The last part of the museum was a fairly impressive display of military hardware, which, again, tapped into that part of my brain that actually likes looking at guns 'n swords. It was diverting enough.

Japan has every right to memorialize it's war dead, and private organizations, such as the Shinto group that runs the Yasukuni shrine, have every right to practice their religion. As a foreigner and one who has not extensively studied this matter, I'm not in an expert position to offer recommendations. But, here's my unsoliscited advice.

-The most obvious objection is the inclusion of 14 class A war criminals in in shrine's register of names. The people memorialized in the shrine are considered not only fallen, but deities of a sort. A good solution would be to simply strike the name of the 14 offenders.

-Likewise, there are several people, particularly those of Korean descent, whose relatives object to their inclusion. Inclusion in the Shrine should be with the consent of the family of the deceased. That way, it would be a voluntary honor, rather than something foisted upon people who have ideological issues with the place. An option for de-listing should also be included.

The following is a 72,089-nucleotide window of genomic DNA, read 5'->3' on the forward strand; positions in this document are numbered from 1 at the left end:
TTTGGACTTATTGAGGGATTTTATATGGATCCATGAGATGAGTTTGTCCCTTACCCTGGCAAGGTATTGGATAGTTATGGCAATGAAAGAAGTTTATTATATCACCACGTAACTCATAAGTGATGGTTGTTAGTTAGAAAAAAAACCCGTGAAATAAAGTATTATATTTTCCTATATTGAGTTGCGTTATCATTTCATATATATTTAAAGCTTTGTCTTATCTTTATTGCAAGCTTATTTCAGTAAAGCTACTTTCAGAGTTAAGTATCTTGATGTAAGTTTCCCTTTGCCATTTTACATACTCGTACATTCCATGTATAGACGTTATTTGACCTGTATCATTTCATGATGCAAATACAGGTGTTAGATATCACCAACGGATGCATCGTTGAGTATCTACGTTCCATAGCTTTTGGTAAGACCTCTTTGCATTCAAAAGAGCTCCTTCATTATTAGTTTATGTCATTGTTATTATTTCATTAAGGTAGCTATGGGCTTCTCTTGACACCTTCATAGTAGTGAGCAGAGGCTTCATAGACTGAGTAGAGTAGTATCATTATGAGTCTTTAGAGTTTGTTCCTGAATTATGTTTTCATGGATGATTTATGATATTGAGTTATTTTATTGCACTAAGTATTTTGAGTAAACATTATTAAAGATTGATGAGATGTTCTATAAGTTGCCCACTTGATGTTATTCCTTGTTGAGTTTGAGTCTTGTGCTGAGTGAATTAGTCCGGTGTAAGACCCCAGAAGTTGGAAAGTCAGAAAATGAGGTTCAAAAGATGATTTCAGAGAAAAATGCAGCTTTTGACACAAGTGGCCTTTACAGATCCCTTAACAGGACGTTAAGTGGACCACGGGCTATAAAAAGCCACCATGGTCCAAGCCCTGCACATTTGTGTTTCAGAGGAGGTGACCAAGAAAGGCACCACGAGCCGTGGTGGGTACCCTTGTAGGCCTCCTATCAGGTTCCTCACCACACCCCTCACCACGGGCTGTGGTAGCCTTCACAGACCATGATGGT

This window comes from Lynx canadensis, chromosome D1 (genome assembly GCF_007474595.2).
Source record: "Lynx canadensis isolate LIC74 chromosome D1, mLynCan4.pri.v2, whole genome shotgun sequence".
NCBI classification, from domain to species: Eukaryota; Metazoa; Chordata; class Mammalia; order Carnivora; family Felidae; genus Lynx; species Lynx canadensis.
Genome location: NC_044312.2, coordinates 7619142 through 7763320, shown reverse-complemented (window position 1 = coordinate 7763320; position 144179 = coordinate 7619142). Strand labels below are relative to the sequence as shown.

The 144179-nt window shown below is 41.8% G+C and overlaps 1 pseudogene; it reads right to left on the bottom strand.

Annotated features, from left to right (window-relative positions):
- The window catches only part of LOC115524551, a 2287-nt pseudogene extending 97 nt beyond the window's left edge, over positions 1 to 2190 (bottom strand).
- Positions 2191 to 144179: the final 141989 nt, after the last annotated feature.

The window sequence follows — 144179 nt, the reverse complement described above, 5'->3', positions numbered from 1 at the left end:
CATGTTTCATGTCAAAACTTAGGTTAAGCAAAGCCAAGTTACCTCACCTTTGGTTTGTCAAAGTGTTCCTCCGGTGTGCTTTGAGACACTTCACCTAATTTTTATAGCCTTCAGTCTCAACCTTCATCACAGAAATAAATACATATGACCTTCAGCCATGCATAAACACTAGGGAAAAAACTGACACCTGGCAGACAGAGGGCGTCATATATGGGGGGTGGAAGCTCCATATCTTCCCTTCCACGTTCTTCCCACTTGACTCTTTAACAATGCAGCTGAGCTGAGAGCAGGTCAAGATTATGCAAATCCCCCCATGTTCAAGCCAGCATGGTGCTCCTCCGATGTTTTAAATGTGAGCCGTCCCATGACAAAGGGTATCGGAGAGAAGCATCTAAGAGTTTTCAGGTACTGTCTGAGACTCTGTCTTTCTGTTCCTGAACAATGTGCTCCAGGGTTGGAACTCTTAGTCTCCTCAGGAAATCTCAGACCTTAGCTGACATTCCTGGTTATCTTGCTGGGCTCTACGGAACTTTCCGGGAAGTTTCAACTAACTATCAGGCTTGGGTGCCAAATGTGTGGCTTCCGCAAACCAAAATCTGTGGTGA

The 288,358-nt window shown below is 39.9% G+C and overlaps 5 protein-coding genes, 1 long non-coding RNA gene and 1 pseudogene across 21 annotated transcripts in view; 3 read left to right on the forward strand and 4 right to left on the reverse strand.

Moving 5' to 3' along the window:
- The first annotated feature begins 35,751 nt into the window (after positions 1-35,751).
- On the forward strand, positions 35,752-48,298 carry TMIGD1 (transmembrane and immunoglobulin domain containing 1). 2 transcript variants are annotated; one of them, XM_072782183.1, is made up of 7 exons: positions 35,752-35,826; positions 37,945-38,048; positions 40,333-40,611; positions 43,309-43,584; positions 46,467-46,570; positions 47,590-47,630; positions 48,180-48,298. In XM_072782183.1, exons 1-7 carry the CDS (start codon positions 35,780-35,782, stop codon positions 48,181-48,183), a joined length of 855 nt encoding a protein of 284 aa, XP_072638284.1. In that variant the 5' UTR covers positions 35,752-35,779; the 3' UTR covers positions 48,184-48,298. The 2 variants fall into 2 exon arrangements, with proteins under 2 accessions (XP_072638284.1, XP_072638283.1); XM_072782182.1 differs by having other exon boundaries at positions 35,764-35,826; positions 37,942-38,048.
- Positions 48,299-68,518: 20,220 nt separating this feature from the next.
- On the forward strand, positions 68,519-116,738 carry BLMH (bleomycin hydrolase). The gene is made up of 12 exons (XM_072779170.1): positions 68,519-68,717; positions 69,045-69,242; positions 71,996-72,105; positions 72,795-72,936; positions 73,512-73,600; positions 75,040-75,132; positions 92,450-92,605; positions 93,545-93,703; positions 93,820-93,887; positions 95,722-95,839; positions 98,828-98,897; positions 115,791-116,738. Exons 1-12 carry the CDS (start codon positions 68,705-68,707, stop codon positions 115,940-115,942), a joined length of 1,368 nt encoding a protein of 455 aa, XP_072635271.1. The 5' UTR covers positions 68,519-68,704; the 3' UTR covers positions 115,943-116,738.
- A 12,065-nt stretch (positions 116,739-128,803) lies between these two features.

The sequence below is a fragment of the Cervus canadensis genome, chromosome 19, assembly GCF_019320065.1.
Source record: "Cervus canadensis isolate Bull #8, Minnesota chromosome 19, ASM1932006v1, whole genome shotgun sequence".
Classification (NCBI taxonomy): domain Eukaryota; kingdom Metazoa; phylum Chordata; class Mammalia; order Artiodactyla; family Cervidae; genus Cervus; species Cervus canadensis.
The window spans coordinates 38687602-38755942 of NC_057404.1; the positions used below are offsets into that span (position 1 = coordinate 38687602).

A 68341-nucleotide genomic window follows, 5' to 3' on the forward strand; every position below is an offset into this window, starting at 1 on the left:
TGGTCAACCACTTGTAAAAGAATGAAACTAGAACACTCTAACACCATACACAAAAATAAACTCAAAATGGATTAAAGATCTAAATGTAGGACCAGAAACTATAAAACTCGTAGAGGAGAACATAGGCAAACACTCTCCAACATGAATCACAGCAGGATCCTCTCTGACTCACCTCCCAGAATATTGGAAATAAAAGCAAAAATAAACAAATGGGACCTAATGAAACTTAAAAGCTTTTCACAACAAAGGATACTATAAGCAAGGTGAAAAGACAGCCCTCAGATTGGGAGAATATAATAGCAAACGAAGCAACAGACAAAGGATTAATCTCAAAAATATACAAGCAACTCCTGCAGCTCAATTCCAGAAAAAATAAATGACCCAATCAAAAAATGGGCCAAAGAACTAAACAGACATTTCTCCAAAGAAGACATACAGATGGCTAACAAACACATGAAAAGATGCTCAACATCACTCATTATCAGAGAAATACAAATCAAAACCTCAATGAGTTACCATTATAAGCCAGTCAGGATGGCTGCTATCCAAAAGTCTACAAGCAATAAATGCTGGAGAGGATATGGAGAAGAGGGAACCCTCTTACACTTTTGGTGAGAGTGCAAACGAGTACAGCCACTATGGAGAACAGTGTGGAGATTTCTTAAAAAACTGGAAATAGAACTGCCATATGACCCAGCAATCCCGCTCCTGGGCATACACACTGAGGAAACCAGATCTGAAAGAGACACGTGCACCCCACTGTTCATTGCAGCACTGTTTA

-Yasukuni specifically enshrines those who have died in the name of the Emperor. Since WWII, several members of Japan's Self Defense Forces have died in international conflicts, and they are not included in the Shrine. If Yasukuni were to change it's criteria from those who died for the Emperor to those who died for the people and nation of Japan, contemporary members of the armed forces could also be honored, thus secularizing and modernizing the place.

-Lastly, at a certain point China and Korea really ought to stop complaining. Yes, Japan did absolutely horrific things to them, but that was a generation ago. Nearly all of those people are dead, and arguing over who did what to whose parents and grandparents is something of a childish exercise. Of course Japan should apologize, but as wronged parties China and Korea can't just bring up wartime atrocities whenever it's convenient. Such complaining does not effective diplomatic relations make.

Not that any of those are realistic. More realistically, the veterans and their children will someday all be dead, and hopefully it will all be an unemotional historical abstraction.